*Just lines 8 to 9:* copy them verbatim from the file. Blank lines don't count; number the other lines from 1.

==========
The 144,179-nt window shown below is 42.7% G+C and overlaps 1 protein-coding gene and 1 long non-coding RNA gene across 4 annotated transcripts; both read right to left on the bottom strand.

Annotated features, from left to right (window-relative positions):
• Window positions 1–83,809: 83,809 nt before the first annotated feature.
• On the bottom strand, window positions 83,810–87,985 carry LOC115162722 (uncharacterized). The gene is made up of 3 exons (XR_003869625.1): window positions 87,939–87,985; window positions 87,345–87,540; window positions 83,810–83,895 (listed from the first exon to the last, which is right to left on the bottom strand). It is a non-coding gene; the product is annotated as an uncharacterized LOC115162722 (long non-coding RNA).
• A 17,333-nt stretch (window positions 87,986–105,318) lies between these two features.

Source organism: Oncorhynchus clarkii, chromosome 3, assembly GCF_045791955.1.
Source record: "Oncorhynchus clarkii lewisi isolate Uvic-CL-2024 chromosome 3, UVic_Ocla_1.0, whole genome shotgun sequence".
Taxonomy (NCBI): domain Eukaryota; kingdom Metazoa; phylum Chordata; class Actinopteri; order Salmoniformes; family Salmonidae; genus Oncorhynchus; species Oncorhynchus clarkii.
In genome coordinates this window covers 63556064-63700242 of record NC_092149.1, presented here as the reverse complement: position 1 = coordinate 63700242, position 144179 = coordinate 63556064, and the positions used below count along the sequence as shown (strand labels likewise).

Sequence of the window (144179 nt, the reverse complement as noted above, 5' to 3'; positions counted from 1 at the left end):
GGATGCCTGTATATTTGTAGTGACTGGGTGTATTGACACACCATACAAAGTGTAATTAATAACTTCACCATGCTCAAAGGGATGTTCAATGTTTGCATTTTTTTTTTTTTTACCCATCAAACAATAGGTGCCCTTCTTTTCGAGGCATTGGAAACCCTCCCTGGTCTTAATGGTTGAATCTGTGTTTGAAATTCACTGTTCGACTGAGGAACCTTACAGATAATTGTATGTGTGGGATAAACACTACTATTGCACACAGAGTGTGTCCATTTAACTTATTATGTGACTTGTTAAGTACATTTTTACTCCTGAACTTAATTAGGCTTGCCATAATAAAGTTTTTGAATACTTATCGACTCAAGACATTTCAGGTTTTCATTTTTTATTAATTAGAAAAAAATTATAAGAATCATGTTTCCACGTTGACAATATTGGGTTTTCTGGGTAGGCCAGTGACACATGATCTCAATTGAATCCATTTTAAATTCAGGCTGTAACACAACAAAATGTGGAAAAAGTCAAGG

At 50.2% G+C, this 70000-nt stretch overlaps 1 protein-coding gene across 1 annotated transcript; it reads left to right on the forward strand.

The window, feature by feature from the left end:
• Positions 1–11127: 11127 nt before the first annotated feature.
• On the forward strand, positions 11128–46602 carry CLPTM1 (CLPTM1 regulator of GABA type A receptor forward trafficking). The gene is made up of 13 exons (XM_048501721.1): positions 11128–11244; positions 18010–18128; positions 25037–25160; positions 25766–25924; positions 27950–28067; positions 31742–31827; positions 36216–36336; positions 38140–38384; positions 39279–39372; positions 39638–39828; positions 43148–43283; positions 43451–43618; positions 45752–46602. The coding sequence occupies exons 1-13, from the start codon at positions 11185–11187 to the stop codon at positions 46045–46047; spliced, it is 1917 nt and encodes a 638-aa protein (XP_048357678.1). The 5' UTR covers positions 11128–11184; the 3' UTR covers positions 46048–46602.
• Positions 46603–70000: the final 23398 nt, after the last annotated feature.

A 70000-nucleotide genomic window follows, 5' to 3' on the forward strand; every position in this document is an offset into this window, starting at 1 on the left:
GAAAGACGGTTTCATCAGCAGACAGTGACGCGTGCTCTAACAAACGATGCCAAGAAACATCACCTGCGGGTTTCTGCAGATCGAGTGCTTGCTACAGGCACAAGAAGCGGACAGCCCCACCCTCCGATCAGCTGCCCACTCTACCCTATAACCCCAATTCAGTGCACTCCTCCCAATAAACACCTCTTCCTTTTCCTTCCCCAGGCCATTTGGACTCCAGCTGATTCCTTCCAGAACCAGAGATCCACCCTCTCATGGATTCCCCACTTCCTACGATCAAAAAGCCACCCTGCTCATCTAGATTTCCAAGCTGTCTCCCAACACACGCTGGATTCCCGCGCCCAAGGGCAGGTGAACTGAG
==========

Taxonomy (NCBI): domain Eukaryota; kingdom Metazoa; phylum Chordata; class Actinopteri; order Salmoniformes; family Salmonidae; genus Oncorhynchus; species Oncorhynchus clarkii.
In genome coordinates this window covers 63556064-63700242 of record NC_092149.1, presented here as the reverse complement: position 1 = coordinate 63700242, position 144179 = coordinate 63556064, and the positions used below count along the sequence as shown (strand labels likewise).